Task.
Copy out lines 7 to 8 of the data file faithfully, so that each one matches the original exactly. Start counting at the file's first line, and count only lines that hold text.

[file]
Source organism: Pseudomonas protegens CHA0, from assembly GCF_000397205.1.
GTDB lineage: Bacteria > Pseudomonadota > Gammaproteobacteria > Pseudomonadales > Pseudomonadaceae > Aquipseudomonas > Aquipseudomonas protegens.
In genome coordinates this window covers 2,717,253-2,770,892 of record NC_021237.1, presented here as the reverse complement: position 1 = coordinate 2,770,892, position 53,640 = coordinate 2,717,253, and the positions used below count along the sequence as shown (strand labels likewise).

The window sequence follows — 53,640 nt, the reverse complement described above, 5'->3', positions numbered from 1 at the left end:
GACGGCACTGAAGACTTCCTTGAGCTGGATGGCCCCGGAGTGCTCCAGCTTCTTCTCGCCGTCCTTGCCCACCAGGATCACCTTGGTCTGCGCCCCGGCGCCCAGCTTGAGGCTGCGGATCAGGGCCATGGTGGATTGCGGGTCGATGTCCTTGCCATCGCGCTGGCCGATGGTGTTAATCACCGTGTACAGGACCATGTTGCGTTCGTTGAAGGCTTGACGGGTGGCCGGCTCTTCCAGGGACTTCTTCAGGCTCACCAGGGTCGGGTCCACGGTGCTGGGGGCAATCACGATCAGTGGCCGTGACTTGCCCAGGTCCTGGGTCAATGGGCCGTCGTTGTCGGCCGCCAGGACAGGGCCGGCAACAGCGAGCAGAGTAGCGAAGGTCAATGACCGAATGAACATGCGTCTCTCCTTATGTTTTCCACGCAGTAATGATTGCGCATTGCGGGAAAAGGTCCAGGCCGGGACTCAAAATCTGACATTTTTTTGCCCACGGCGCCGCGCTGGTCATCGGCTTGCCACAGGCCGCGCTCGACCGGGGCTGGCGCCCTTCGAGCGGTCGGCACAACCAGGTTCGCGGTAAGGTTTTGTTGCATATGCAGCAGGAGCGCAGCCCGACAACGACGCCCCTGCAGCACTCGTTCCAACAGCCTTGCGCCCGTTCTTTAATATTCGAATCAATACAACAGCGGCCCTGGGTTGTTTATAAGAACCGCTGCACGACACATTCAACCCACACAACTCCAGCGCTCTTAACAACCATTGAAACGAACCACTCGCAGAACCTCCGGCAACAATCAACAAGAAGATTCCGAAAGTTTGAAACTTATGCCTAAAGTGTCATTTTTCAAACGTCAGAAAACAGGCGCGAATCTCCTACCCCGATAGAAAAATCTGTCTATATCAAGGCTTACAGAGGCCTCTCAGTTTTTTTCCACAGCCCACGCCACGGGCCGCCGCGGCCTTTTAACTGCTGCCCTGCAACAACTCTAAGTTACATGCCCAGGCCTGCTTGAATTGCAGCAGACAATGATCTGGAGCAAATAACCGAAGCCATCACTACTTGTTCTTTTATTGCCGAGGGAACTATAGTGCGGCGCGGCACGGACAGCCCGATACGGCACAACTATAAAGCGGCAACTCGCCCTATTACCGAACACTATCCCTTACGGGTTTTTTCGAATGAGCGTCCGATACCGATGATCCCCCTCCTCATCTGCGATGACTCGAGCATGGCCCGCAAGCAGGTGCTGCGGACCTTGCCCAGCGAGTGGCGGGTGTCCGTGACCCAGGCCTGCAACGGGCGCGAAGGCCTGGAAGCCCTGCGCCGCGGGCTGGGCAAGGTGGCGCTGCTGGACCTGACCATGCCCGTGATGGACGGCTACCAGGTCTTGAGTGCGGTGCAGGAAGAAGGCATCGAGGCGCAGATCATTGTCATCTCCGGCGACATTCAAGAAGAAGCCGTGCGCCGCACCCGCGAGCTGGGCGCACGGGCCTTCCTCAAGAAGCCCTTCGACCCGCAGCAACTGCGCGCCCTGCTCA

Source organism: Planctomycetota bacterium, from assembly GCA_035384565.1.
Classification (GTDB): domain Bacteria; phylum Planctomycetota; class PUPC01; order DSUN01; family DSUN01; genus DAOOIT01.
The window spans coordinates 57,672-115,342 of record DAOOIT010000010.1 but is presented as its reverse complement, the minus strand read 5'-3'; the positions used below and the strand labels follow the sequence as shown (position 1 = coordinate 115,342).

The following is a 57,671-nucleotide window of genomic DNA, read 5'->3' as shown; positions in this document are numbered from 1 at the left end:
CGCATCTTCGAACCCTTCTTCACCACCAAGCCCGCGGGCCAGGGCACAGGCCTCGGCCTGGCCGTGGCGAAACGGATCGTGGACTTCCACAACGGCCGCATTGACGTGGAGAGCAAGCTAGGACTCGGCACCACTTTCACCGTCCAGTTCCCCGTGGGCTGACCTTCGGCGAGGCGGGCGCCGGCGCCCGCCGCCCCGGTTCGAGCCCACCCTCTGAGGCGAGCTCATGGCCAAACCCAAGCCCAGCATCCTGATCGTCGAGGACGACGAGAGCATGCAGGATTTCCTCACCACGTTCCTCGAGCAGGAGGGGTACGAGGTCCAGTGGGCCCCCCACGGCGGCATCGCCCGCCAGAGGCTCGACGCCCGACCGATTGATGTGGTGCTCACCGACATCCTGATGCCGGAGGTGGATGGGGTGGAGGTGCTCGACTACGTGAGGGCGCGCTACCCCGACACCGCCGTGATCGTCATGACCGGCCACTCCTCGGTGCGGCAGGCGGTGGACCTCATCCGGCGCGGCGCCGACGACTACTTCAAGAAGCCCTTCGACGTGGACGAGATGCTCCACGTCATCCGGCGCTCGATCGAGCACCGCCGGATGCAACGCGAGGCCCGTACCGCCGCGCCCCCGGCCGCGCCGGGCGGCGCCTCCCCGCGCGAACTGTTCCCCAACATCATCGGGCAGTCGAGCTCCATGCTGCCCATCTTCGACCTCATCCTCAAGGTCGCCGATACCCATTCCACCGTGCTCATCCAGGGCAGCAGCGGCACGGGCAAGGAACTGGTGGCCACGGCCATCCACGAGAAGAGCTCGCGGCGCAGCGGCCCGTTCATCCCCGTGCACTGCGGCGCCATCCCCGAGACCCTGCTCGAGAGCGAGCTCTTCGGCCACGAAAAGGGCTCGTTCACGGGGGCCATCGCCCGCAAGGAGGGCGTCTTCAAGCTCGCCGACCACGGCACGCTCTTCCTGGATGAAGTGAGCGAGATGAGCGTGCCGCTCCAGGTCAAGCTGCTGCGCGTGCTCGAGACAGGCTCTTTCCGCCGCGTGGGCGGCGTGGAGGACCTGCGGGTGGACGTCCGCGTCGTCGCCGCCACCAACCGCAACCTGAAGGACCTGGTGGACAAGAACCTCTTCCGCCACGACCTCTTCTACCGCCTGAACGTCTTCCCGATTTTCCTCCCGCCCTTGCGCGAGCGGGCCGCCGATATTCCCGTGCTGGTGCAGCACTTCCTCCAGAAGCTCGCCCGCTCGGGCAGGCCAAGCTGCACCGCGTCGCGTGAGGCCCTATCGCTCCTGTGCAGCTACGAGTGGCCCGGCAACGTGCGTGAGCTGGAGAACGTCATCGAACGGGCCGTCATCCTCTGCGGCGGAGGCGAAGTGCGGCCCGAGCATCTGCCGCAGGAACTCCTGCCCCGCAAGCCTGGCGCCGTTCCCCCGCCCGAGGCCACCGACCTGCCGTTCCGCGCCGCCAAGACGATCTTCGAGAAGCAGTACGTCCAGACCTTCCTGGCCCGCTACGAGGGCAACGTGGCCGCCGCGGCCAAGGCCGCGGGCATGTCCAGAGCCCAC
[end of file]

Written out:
Classification (GTDB): domain Bacteria; phylum Planctomycetota; class PUPC01; order DSUN01; family DSUN01; genus DAOOIT01.
The window spans coordinates 57,672-115,342 of record DAOOIT010000010.1 but is presented as its reverse complement, the minus strand read 5'-3'; the positions used below and the strand labels follow the sequence as shown (position 1 = coordinate 115,342).